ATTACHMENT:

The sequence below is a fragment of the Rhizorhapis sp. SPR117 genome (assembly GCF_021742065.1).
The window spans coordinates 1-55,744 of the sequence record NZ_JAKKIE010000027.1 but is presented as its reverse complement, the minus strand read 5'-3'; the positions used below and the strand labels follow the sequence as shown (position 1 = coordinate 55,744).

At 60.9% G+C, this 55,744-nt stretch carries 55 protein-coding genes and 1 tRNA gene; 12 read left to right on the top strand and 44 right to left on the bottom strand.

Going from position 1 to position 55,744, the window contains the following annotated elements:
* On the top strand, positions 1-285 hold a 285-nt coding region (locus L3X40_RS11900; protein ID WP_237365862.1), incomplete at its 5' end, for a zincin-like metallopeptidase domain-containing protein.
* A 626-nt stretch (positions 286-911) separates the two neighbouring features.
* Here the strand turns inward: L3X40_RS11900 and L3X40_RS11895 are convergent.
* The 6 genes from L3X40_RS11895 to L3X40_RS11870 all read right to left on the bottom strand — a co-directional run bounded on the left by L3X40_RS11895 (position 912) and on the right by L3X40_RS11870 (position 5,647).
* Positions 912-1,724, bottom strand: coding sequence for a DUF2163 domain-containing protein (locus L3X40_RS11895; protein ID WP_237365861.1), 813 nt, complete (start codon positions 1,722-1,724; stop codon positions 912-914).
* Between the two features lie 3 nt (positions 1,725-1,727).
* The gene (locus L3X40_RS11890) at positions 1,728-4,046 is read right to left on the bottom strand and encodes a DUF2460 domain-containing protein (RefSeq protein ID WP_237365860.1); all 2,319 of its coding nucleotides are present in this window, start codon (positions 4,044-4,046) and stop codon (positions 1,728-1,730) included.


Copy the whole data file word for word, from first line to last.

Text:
The sequence below is a fragment of the Rhizorhapis sp. SPR117 genome (assembly GCF_021742065.1).
The window spans coordinates 1-55,744 of the sequence record NZ_JAKKIE010000027.1 but is presented as its reverse complement, the minus strand read 5'-3'; the positions used below and the strand labels follow the sequence as shown (position 1 = coordinate 55,744).

At 60.9% G+C, this 55,744-nt stretch carries 55 protein-coding genes and 1 tRNA gene; 12 read left to right on the top strand and 44 right to left on the bottom strand.

Going from position 1 to position 55,744, the window contains the following annotated elements:
* On the top strand, positions 1-285 hold a 285-nt coding region (locus L3X40_RS11900; protein ID WP_237365862.1), incomplete at its 5' end, for a zincin-like metallopeptidase domain-containing protein.
* A 626-nt stretch (positions 286-911) separates the two neighbouring features.
* Here the strand turns inward: L3X40_RS11900 and L3X40_RS11895 are convergent.
* The 6 genes from L3X40_RS11895 to L3X40_RS11870 all read right to left on the bottom strand — a co-directional run bounded on the left by L3X40_RS11895 (position 912) and on the right by L3X40_RS11870 (position 5,647).
* Positions 912-1,724, bottom strand: coding sequence for a DUF2163 domain-containing protein (locus L3X40_RS11895; protein ID WP_237365861.1), 813 nt, complete (start codon positions 1,722-1,724; stop codon positions 912-914).
* Between the two features lie 3 nt (positions 1,725-1,727).
* The gene (locus L3X40_RS11890) at positions 1,728-4,046 is read right to left on the bottom strand and encodes a DUF2460 domain-containing protein (RefSeq protein ID WP_237365860.1); all 2,319 of its coding nucleotides are present in this window, start codon (positions 4,044-4,046) and stop codon (positions 1,728-1,730) included.